A Parent’s Role
Chris Turpen, certified athletic trainer (ATC) and head trainer of Oxford Area High School in Pennsylvania, who is one of the ambassadors for stopconcussions.com, shares his experience dealing with parents of injured athletes.
I saw the whole thing happen. It was a fifty-fifty ball in a soccer game. Both players went airborne, and instead of striking the ball with his head, a player struck his opponent in the face. Both players went down in a heap, one of them motionless and the other one writhing in obvious pain on the ground, holding his face in his hands. Play was stopped while I ran out onto the field and evaluated both players for injuries. I determined that the athlete from my school had a concussion, and the kid from the other school had a facial laceration that required sutures. Both were removed from the game, and play continued.
To me, it was just another day at work. No surprise really, to see soccer players crack heads with each other. It happens. After I removed the athletes from competition, I called the parents of the kid who needed stitches, gave them directions to the hospital their son was going to, and was thanked for my help. Again, no surprise. The surprise came when the father of the athlete with the concussion told me that he didn’t care what I thought, and that he wanted his kid put back in the game. I described to the father the many symptoms his kid was experiencing: dizziness, headache, sensitivity to light and noise, blurred vision, balance issues and amnesia They were all classic signs of concussion. The kid no doubt had the injury, and to me, letting him rest from the field was a no-brainer. But the parent insisted that his son was fine and that he be allowed to return to play.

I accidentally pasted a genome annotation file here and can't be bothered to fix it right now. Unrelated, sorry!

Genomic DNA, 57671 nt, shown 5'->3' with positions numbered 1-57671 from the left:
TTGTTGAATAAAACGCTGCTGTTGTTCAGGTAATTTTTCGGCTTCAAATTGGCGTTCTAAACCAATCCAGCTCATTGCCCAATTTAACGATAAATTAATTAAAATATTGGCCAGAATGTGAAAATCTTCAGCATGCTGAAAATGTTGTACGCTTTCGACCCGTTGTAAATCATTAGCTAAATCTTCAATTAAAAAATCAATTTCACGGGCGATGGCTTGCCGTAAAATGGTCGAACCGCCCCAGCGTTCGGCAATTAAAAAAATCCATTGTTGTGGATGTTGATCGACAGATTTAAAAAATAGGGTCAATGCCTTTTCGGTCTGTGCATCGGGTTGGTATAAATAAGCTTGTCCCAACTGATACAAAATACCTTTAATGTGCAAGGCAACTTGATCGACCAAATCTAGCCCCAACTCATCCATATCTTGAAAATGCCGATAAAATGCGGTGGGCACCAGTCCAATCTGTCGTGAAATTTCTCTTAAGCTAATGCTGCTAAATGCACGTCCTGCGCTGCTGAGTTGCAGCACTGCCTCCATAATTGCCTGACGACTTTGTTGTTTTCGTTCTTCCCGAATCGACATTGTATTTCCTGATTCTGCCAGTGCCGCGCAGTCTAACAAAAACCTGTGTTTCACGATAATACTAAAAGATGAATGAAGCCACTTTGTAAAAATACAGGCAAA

I put my foot down and refused to allow the boy to return, insisting that he have written clearance from a physician before he be allowed to play. The potential risk to the child was tremendous, as was the liability to the school district. To the credit of my high school administration, they agreed and the injured athlete was kept out. However, this was not the end of the tale.
The next day, the father of the boy was in the high school office, complaining that his son wasn’t being treated fairly and that I had no right to remove him from the game. After all, he claimed, I was just an athletic trainer and not a doctor. He was the parent and the one who made decisions for his son. Eventually, he was allowed to sign a waiver, releasing me and the school district from all liability should his son sustain injury secondary to his concussion. The waiver stated that the parent had been made aware of his child’s remaining symptoms and of the risks associated with early return to play. It also stated that he was returning his son to the playing field against my medical advice and that of my supervising physician. The events were documented and kept in the boy’s medical record.
The following day there was another soccer game. When I arrived at work, I saw that the father had left me an email and phone message reminding me that his son was going to play that afternoon. I chose not to respond to the messages and went to the coach of the athlete in question. It didn’t take much persuading to convince the coach that the kid involved should not play.
The game started and the kid sat on the bench. The father soon approached and started asking why his son wasn’t playing. Fortunately, our school district has a policy prohibiting parents from approaching coaches before, during or after a game, and also provides a time and place for such conversations to take place. The parent backed off and the child sat the game.